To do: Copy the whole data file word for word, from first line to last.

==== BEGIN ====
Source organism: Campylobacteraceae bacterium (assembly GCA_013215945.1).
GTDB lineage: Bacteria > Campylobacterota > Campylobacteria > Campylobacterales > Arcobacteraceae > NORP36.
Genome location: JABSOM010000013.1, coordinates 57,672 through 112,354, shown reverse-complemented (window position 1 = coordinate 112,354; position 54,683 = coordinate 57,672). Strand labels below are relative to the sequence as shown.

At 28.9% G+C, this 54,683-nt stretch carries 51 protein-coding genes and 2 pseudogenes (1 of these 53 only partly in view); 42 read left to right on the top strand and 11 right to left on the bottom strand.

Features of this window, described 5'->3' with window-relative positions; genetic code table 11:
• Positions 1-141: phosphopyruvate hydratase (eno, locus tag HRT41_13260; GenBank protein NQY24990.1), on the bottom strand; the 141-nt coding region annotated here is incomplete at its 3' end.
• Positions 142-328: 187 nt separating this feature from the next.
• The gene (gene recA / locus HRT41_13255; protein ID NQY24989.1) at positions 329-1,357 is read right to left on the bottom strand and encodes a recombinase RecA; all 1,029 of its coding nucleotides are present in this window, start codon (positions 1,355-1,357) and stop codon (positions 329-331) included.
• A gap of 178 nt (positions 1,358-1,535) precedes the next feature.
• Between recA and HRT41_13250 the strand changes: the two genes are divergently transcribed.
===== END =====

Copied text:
Source organism: Campylobacteraceae bacterium (assembly GCA_013215945.1).
GTDB lineage: Bacteria > Campylobacterota > Campylobacteria > Campylobacterales > Arcobacteraceae > NORP36.
Genome location: JABSOM010000013.1, coordinates 57,672 through 112,354, shown reverse-complemented (window position 1 = coordinate 112,354; position 54,683 = coordinate 57,672). Strand labels below are relative to the sequence as shown.

At 28.9% G+C, this 54,683-nt stretch carries 51 protein-coding genes and 2 pseudogenes (1 of these 53 only partly in view); 42 read left to right on the top strand and 11 right to left on the bottom strand.

Features of this window, described 5'->3' with window-relative positions; genetic code table 11:
• Positions 1-141: phosphopyruvate hydratase (eno, locus tag HRT41_13260; GenBank protein NQY24990.1), on the bottom strand; the 141-nt coding region annotated here is incomplete at its 3' end.
• Positions 142-328: 187 nt separating this feature from the next.
• The gene (gene recA / locus HRT41_13255; protein ID NQY24989.1) at positions 329-1,357 is read right to left on the bottom strand and encodes a recombinase RecA; all 1,029 of its coding nucleotides are present in this window, start codon (positions 1,355-1,357) and stop codon (positions 329-331) included.
• A gap of 178 nt (positions 1,358-1,535) precedes the next feature.
• Between recA and HRT41_13250 the strand changes: the two genes are divergently transcribed.